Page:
Our general research interests lie in the development and application of optical spectroscopic and microscopic tools to address quantitatively chemical and biological questions at the molecular scale. Time-resolved fluorescence spectroscopy and single-molecule fluorescence methods including super-resolution microscopy are particularly useful tools in this context.

We aim at better understanding chemical and biological systems ranging from simple fluorescent probes and luminescent coordination complexes to soft matter (microgel particles, polymers) or complex biological systems (G protein-coupled receptors or other proteins). A particular emphasis is put on understanding in detail the photophysics of the fluorescent probes we use in order to be able to use them as quantitative sensors of their local environment.

Quantitative fluorescent sensors for single-molecule and super-resolution imaging


The emission properties of a fluorescent dye depend on the direct environment of the probe. Changes in the fluorescence intensity, spectrum, lifetime or polarization anisotropy can therefore directly report on the local surroundings of the fluorophore and this effect has been used to develop numerous qualitative fluorescence sensors. An understanding of the exact origin of the fluorescence modulation is however necessary to make use of this effect quantitatively and we are using our expertise in molecular photophysics to develop quantitative fluorescence sensors enabling to count water molecules surrounding the fluorophore or enabling to measure structural dynamics based on photoinduced electron transfer.

We are further developing ways to quantitatively image lateral forces in lipid membranes at nanometer resolution with mechanosensitive fluorescent probes.

For recent references, see publications 20, 23, 24, 26, 31, 42.

Protein dynamics and G protein-coupled receptors


We have been developing and applying single-molecule methods to study the conformational dynamics and diversity of G protein-coupled receptors (GPCRs). GPCRs are key membrane proteins which mediate signalling across the cell surface and which are currently targeted by about one third of all available medicines. Rhodopsin, which enables vision, or the adrenergic receptors, which regulate our heart beat through the effect of e.g. adrenaline, are some commonly known GPCRs. A detailed comprehension of the molecular mechanisms underlying GPCR activation and function is still lacking, thereby preventing efficient rational drug design. We are tackling this issue by using cutting-edge biophysics tools such as live-cell fluorescence imaging, single-molecule microscopy and spectroscopy, super-resolution imaging, or single-particle tracking in addition to standard cellular and molecular biology tools.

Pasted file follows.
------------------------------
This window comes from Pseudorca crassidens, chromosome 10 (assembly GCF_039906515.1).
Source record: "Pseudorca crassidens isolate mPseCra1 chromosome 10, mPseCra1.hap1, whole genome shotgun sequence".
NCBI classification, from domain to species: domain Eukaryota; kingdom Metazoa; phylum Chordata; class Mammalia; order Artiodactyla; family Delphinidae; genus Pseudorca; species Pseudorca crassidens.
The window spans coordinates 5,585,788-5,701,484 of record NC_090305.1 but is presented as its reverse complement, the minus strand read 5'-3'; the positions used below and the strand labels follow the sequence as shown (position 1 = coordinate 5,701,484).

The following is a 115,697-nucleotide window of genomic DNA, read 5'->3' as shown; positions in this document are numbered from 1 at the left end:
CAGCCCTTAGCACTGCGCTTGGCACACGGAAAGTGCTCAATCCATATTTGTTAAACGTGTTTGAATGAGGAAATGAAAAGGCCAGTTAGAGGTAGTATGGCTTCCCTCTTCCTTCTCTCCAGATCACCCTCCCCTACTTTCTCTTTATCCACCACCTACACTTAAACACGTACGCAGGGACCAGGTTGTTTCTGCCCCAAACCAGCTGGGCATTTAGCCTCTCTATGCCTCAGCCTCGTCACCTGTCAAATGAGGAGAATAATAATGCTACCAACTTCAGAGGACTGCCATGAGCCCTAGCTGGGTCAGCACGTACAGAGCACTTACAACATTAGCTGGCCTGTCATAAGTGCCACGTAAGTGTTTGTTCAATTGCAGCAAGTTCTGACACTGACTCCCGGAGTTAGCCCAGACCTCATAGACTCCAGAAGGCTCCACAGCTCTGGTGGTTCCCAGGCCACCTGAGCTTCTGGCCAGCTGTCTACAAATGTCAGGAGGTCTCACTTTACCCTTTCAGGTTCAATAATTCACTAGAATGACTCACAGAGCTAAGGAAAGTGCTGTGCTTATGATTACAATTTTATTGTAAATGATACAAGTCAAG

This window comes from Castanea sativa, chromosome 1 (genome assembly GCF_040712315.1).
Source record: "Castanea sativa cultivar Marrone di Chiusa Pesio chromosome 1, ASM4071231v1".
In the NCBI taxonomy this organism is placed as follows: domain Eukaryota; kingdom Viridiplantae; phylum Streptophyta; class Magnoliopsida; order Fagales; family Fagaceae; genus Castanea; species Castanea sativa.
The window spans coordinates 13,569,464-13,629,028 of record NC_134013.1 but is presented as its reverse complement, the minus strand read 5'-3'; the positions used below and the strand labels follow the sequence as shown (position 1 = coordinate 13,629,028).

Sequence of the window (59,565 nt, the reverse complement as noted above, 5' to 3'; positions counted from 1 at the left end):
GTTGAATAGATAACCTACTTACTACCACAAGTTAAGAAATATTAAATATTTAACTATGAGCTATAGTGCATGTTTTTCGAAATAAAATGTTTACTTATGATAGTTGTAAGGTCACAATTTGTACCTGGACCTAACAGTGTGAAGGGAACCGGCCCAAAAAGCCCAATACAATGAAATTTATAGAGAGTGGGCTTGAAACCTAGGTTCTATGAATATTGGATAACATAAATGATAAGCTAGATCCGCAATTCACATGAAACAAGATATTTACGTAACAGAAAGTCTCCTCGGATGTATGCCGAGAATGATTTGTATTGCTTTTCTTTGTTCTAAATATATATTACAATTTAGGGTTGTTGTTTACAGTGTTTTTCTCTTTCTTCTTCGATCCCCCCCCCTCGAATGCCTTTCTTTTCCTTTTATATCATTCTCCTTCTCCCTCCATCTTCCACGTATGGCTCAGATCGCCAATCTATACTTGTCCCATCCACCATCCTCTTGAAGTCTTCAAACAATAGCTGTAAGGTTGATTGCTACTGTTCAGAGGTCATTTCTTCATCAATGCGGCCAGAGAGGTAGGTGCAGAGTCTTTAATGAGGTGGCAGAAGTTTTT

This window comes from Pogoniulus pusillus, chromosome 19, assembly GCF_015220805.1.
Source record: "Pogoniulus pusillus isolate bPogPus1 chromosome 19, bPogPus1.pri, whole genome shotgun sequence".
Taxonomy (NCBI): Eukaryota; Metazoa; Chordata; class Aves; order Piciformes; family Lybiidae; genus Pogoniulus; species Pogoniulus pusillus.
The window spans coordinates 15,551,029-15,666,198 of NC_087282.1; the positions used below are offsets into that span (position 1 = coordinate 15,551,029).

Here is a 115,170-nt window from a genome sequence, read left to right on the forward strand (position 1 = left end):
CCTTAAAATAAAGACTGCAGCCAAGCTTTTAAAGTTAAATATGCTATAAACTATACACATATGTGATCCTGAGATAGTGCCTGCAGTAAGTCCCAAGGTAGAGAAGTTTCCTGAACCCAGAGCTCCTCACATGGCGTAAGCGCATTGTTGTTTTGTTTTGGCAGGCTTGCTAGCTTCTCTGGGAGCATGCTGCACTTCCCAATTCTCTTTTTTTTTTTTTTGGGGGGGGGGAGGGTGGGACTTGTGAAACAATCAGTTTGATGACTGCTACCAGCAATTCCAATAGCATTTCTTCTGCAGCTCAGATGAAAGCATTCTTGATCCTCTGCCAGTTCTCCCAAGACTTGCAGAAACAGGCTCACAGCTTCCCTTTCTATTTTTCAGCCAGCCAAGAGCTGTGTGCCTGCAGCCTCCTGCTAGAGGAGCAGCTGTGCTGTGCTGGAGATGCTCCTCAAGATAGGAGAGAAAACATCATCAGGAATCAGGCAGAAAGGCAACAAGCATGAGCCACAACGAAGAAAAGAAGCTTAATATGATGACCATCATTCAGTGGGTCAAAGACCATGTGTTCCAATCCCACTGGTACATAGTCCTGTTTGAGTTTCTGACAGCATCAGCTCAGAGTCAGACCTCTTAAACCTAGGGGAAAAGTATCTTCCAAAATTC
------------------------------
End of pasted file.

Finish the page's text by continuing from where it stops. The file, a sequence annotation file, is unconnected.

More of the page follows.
For recent references, see publications 20, 25, 27, 29, 30, 35, 38.

Novel fluorescent probes


By working with organic chemists, we are further interested in the development of novel fluorescent probes with unusual and interesting properties, especially those which enable direct affinity labelling of target molecules or target organelles, and those suitable for single-molecule based super-resolution microscopy.

For recent references, see publications 22 and 42.

Luminescent open-shell coordination complexes


We have also been developing ways to investigate the luminescence properties of open-shell molecular systems for in-house collaborative projects. We have set up an experimental platform with which the luminescence of both organic and open-shell systems in the solid state or in solution phase can be studied without interruption from 260 to 1700 nm and within a temperature range from 10 to 400 K. Weakly absorbing metal centers can be efficiently directly excited thanks to 7 high-power laser lines covering the 720-980 nm spectral range, and both spectral and lifetime information can be obtained owing to versatile excitation and detection modalities. We have in particular been probing the mechanisms of light up-conversion in molecular erbium complexes.

For recent references, see publications 33, 34, 37, 40, 41, 43.

Spectroscopic techniques we use and develop in the lab

- Single-molecule fluorescence spectroscopy

- Single-molecule imaging, single-particle tracing

- Single-molecule based super-resolution microscopy (SMLM, dSTORM, PAINT)

- Fluorescence correlation spectroscopy (FCS)

- Time-resolved fluorescence spectroscopy

- Steady-state absorption and fluorescence spectroscopy